US 5569173 A
A foot orthosis has a generally L-shaped member to support the lower leg and foot of a patient. A flexible boot member is on the L-shaped member and is adapted to receive the leg and the foot a patient. The L-shaped member has a foot portion with a bottom surface with the boot member substantially extending over the bottom surface of the L-shaped member. A first releasable interlocking surface is on the portion of the boot member extending over the bottom surface of the L-shaped member. A resilient sole member having a second releasable interlocking surface thereon is releasably secured to the first releasable interlocking surface whereby the sole member can be removed from the boot member.
1. A foot orthosis, comprising,
a generally L-shaped member to support the lower leg and foot of a patient, a flexible boot member on said L-shaped member adapted to receive the leg and a foot of a patient,
said L-shaped member having a foot portion with a bottom surface,
said boot member having a bottom surface portion substantially extending over said bottom surface of said L-shaped member,
a first releasable interlocking surface on the bottom surface portion of said boot member which extends over the bottom surface of said L-shaped member, and
a resilient foot sole member releasably secured to the bottom surface portion of said boot member, said foot sole member having a second releasable interlocking surface thereon releasably secured to said first releasably interlocking surface on the bottom surface portion of said boot member whereby said foot sole member can be removed from said boot member.
2. The device of claim 1 wherein means are provided on said boot member for securing a patient's leg and foot within said boot member.
A conventional foot orthosis 10 has an L-shaped flexible splint 12 having leg portion 14, an enlarged heel portion 16 and a foot portion 18. A toe brace 20 with an enlarged forward end 22 has a narrow arm portion 24 which terminates in a rearward end 26. An elongated notch 28 appears in rearward end 26 and receives nut and bolt assembly 30 which is rotatably and fixedly extending downwardly from the foot portion 18.
A boot or sandal 32 having a top access flap 34 envelops the foot orthosis 10 and receives the foot, ankle and/or leg of a patient. Straps 36 are used to secure the boot 32 to the foot and ankle of the patient. An opening 38 is provided in boot 32 at the heel portion thereof to permit lateral visual access to the enlarged heel portion 16 so that a patient's heel with a sore thereon can be visually observed as it is suspended in spaced relation to the enlarged heel portion 16. A conventional leg pad 40 is mounted on the leg portion 14 of the foot orthosis and a strap 42 is inserted through notch openings 44 in the leg portion 14 of the orthosis to secure both the splint 12 and the pad to the leg of the patient.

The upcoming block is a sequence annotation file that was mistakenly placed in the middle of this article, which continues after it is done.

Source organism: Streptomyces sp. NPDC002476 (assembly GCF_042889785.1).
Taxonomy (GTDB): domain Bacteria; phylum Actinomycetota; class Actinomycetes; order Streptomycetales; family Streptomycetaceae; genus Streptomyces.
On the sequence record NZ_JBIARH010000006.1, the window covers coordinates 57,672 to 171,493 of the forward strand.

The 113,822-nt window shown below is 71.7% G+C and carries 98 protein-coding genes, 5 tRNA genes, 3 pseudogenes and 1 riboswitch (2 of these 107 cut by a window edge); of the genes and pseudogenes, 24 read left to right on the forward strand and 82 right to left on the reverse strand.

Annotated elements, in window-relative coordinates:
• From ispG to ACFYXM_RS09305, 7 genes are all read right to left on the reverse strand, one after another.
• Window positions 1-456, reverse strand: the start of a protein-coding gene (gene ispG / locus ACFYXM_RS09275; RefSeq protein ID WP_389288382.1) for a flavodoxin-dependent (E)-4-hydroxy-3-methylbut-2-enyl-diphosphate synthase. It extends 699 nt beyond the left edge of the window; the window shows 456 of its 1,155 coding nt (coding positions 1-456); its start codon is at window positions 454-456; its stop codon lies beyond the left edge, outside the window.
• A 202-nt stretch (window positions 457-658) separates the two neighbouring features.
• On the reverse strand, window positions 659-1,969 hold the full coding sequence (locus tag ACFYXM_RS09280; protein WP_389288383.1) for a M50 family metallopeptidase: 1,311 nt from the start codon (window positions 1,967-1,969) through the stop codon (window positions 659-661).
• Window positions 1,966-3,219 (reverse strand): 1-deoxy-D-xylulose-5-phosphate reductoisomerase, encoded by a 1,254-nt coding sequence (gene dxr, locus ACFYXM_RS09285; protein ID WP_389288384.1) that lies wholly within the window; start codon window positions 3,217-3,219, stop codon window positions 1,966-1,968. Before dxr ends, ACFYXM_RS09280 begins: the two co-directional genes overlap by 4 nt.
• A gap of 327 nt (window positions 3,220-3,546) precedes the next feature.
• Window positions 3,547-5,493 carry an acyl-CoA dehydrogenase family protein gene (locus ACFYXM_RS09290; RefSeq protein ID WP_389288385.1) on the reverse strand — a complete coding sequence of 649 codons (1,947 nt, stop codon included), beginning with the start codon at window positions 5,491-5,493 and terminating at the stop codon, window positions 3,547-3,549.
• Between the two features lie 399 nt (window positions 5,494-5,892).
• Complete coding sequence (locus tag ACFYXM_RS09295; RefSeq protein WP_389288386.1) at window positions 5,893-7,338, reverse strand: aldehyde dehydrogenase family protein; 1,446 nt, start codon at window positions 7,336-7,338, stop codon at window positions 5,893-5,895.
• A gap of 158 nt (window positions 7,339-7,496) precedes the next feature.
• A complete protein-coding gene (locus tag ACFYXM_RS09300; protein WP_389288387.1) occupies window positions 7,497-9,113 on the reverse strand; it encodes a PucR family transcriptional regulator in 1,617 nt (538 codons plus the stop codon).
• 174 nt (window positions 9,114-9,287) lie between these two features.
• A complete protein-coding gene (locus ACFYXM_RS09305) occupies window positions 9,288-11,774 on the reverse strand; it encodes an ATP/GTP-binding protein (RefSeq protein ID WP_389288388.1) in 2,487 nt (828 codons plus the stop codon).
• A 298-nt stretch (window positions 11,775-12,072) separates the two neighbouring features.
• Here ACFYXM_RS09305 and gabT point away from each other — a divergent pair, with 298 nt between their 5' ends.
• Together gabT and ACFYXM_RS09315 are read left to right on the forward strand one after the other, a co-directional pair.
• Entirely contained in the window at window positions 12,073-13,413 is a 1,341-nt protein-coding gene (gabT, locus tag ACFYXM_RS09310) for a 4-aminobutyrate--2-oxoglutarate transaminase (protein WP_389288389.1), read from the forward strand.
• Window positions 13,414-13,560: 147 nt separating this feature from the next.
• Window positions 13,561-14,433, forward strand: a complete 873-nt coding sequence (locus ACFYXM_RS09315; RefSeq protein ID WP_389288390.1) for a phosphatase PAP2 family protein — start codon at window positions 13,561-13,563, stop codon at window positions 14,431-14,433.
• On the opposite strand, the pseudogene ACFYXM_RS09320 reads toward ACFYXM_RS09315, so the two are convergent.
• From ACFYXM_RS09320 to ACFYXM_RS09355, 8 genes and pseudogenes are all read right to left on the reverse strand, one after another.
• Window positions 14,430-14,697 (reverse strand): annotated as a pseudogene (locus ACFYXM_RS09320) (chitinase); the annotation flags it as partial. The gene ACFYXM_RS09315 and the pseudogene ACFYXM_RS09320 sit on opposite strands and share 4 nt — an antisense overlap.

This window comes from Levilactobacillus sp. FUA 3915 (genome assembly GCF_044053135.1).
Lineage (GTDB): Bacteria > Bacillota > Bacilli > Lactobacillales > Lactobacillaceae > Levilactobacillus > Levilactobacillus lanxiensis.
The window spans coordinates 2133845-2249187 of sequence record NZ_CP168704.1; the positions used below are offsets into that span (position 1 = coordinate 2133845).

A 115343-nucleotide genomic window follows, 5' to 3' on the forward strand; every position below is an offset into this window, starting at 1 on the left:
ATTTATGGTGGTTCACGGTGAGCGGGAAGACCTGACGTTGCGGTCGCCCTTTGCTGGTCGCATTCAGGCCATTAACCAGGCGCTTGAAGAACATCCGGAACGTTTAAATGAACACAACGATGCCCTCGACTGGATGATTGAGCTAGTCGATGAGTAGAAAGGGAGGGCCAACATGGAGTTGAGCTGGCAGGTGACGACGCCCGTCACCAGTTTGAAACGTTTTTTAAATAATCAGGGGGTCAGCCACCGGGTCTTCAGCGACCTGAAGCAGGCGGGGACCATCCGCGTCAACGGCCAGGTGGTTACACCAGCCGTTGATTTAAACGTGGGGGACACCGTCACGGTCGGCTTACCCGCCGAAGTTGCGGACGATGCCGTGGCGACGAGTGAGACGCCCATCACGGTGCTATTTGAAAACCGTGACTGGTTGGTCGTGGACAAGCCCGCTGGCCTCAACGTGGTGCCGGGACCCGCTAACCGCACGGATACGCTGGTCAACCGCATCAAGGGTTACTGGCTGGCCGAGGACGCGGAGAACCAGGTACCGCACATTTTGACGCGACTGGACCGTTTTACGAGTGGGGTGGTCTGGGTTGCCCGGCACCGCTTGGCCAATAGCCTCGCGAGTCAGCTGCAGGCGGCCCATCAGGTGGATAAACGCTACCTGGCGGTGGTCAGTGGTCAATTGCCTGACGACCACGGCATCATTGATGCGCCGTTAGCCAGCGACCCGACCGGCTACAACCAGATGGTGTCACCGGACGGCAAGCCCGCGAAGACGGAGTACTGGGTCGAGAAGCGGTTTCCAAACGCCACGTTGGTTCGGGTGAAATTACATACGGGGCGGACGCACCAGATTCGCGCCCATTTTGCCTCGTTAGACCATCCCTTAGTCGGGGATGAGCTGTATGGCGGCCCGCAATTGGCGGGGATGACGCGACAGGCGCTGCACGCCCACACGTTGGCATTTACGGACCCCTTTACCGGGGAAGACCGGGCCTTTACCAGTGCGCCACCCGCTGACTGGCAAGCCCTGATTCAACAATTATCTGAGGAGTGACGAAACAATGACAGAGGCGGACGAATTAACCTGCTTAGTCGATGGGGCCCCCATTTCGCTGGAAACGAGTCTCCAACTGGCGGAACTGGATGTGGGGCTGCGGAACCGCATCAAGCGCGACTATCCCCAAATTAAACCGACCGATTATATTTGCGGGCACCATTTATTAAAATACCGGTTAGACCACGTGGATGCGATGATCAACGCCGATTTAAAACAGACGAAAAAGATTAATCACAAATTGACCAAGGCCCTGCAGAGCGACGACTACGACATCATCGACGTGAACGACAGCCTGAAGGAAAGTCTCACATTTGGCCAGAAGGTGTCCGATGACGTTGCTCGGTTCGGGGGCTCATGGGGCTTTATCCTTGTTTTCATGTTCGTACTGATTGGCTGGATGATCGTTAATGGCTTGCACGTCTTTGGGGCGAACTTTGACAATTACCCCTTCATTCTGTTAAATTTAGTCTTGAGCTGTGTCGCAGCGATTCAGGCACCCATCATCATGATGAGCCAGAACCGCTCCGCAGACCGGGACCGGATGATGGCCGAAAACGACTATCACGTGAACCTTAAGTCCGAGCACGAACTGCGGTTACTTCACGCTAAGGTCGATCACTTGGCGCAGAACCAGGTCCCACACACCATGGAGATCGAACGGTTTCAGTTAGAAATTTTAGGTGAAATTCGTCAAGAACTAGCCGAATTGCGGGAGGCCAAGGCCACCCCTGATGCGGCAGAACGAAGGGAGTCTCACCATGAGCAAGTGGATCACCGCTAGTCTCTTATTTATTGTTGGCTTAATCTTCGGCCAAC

All of the foregoing structure is conventional and does not of itself comprise the essence of the instant invention.
The numeral 46 (FIG. 7) designates the bottom surface of the foot portion 18, and the numeral 48 designates the bottom layer of the boot which embraces the bottom surface 46 of the foot portion. A hole 49 is located in the bottom layer 48 of the boot to provide access to the nut and bolt assembly 30.
As best shown in FIG. 5, a pair of Velcro positioned and secured on the bottom surface 48 of boot 32. A flexible sole plate 52 has a pair of complimentary Velcro adapted to mate with the straps 50 and to be detachably secured thereto. A hole 56 in sole plate 56 registers with the hole 49 in the bottom layer 48 of the boot so as to provide further access to nut and bolt assembly 30. Sole plate 52 should have a non-skid texture on its lower surface (not shown).